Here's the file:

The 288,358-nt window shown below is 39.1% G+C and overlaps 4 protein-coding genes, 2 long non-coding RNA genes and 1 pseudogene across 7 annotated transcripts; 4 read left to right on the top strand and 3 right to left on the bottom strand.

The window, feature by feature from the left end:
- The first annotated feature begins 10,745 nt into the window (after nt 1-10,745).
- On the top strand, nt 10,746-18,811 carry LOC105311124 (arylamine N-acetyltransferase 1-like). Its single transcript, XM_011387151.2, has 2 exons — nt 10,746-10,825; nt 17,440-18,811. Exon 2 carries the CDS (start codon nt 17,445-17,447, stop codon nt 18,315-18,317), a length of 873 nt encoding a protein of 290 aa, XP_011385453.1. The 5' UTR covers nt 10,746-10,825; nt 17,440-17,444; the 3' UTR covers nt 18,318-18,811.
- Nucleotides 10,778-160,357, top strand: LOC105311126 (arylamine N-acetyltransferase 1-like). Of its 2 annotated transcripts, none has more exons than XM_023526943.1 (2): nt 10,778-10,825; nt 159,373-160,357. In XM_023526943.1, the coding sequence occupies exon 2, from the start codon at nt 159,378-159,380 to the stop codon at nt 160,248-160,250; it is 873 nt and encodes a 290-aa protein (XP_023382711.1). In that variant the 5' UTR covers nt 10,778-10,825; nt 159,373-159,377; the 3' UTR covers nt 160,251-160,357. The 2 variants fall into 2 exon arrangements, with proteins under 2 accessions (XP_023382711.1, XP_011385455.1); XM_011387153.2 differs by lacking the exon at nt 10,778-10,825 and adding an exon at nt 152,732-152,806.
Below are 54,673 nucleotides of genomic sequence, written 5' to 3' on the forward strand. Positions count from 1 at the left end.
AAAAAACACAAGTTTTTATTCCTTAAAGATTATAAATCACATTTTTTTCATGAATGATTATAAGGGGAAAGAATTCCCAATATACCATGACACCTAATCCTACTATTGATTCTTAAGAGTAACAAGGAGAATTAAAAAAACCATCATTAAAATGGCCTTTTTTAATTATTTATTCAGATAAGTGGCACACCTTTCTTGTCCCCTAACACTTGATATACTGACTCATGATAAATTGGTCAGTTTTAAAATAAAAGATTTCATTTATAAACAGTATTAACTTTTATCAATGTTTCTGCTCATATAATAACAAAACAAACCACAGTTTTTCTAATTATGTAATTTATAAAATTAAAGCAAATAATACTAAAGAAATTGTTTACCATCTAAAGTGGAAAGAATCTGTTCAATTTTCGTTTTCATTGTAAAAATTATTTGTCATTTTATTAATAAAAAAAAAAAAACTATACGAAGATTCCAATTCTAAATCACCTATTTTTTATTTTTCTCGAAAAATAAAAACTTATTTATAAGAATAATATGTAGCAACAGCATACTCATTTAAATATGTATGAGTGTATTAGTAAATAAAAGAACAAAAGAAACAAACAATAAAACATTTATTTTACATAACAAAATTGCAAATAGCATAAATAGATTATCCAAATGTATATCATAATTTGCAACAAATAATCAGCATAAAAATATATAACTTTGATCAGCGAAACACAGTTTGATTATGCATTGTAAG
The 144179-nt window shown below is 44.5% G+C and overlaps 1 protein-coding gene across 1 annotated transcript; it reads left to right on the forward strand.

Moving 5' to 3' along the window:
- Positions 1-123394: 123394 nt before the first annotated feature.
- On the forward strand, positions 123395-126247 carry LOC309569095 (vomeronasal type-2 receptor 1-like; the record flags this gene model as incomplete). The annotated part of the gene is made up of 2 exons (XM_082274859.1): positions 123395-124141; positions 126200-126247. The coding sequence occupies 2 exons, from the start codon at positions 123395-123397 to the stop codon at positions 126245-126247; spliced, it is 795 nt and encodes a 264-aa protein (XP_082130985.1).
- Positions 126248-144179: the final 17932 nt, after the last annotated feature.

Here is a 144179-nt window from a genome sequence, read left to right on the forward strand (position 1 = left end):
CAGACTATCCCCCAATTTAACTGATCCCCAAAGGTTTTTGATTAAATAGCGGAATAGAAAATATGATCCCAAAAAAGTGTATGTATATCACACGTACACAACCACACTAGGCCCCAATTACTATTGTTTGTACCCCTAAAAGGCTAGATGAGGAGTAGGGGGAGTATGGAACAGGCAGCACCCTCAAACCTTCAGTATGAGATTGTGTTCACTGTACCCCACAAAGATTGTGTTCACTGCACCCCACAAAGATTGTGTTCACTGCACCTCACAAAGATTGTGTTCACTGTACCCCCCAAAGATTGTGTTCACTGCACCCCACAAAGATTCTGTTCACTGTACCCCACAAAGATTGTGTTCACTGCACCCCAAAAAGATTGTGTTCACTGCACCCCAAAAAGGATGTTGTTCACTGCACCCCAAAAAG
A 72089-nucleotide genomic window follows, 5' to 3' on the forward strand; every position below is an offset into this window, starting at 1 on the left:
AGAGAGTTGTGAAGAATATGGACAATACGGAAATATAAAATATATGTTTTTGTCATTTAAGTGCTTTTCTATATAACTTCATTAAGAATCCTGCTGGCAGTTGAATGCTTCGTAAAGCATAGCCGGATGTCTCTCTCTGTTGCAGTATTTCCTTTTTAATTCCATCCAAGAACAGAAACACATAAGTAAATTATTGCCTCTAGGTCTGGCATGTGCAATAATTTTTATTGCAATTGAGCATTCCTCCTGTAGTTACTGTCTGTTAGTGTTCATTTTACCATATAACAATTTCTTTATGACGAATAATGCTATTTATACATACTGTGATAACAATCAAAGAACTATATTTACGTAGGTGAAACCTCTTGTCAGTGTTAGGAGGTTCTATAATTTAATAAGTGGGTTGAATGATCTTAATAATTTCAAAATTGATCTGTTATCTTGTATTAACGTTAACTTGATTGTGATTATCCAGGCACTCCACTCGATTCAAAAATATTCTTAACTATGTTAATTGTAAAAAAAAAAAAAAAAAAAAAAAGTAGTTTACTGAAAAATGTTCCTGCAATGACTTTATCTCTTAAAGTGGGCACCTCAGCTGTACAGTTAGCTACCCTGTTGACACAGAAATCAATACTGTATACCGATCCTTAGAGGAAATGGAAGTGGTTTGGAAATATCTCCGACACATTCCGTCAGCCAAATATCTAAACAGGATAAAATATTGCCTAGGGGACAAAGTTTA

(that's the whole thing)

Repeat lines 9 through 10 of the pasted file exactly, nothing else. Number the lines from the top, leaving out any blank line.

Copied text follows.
Moving 5' to 3' along the window:
- Positions 1-123394: 123394 nt before the first annotated feature.